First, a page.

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The Truth is Out There - Yinka Shonibare

Article relating to an exhibition, 2012
Published by: Sydney Morning Herald
Year published: 2012
Number of pages: 2

image of The Truth is Out There - Yinka Shonibare

The following descriptions of Invasion, Escape: Aliens Do It Right! exhibition by Yinka Shonibare was written by Steve Dow and appeared in Spectrum, a weekend supplement of the Sydney Morning Herald, June 16-17 2012, pages 10-11. The exhibition took place at Anna Schwartz Gallery, June 27 - August 11 2012. The exhibition featured, in part, Shonibare’s ‘Aliens’ such as those he had made for exhibitions in the UK some years earlier, and Flying Machines’, such as those he had made for exhibitions in the US, again, some years earlier.

“Shonibare’s Sydney exhibition, Invasion, Escape: Aliens Do It Right!, features new paintings, drawings and sculptures, including two “flying machines”.

The central work is a massive “Alien Painting”, consisting of 75 round batik paintings studded with Lego men and Star Wars paraphernalia, playing again with notions of citizenship and nationalism.

Twenty-four drawings on paper deal specifically with Australia’s migration history, incorporating passenger lists from England, accounts of the Tampa crisis and detention centre locations. The drawings are arranged in the shape of the Aboriginal flag.”

Titled The Truth is Out There, the piece carried the subheading, Artist Yinka Shonibare delives a serious message with wit and whimsy, writes STEVE DOW. The piece opened with references to Shonibare’s apparent surprise at what he and others percieve to be Australia’s discriminatory policies towards refugees. “When Yinka Shonibare visited Sydney three years ago, the British-born, Nigerian-raised artist was surprised to read newspaper reports about the treatment of asylum seekers.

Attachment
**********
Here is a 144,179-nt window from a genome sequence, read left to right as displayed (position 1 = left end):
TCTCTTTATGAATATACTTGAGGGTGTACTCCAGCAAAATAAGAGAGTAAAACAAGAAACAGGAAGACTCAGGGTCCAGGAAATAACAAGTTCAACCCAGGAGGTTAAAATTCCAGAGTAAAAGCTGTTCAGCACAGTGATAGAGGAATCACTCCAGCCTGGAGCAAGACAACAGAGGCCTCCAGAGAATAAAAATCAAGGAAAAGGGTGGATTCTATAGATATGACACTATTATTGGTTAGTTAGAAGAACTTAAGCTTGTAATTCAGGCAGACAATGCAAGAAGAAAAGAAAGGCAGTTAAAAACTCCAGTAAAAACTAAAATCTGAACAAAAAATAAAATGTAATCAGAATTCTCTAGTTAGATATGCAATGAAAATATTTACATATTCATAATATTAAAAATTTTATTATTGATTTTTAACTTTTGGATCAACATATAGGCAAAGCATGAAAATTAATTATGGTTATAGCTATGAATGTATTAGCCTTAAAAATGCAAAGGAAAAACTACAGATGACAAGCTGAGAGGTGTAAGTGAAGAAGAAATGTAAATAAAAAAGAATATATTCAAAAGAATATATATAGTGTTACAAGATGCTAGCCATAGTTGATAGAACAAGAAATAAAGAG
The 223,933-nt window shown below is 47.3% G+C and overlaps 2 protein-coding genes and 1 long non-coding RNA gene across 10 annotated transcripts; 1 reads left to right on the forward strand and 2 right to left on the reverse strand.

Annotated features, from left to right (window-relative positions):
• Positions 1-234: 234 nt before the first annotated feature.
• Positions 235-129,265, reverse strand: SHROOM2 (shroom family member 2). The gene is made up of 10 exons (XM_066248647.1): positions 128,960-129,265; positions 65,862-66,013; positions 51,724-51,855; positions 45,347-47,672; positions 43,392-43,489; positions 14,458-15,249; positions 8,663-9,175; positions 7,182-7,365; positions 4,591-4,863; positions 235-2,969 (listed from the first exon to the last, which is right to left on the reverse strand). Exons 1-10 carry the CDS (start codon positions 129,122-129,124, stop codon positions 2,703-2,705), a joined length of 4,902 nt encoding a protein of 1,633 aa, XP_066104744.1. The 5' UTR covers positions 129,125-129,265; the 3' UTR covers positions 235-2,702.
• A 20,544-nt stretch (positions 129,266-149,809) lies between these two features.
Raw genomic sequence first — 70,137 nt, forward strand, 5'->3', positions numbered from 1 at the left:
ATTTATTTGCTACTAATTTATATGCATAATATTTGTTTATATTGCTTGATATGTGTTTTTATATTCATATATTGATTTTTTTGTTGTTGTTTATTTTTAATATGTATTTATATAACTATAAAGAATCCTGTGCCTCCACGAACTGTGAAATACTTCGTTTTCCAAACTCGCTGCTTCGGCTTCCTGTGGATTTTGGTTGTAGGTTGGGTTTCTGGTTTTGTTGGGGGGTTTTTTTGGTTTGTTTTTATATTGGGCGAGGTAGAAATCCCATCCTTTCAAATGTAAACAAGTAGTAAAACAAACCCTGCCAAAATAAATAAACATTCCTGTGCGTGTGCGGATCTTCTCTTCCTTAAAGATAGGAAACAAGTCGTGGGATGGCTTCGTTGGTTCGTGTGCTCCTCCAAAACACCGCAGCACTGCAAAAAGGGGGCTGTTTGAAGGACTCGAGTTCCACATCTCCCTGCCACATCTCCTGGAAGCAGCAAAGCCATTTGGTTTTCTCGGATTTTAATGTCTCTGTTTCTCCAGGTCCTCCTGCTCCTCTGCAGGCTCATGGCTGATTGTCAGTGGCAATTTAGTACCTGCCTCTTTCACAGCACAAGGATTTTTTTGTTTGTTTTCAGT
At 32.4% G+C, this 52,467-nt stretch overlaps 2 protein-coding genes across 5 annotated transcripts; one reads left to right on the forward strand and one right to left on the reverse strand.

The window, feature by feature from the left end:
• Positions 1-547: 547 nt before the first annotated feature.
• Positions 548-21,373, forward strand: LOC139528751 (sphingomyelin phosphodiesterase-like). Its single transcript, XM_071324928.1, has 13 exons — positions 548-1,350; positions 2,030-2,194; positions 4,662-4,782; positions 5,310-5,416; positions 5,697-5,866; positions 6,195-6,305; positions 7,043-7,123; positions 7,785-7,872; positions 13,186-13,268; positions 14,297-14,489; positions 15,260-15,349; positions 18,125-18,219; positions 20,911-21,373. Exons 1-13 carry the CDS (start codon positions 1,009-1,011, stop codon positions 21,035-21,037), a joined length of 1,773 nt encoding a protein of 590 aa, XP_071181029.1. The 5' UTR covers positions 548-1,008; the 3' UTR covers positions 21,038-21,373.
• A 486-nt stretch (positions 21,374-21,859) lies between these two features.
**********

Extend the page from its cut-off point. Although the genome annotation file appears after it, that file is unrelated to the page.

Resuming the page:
The acclaimed painter, sculptor, filmmaker and photographer. who was in town for a major mid-career survey exhibition at the Museum of Contemporary Art, was taken aback by Australia’s preoccupation with boat arrivals and the political panacea of mandatory detention.

“I was quite surprised,” he says. “You might think Australia would be more sympathetic [to refugees], just because of its history.””

The piece goes on to describe the works in the exhibition, followed by a descussion of Shonibare’s acceptance of an MBE and his pronounced use of the letters as a professional post-nominal.

The piece came with a sizeable portrait of Shonibare (uncredited) plus reproductions of one of the artist’s ‘Aliens’ and one of the artist’s ‘Flying Machines’.


Related people

»  Steve Dow

»  Yinka Shonibare MBE RA

Born, 1962 in London, England

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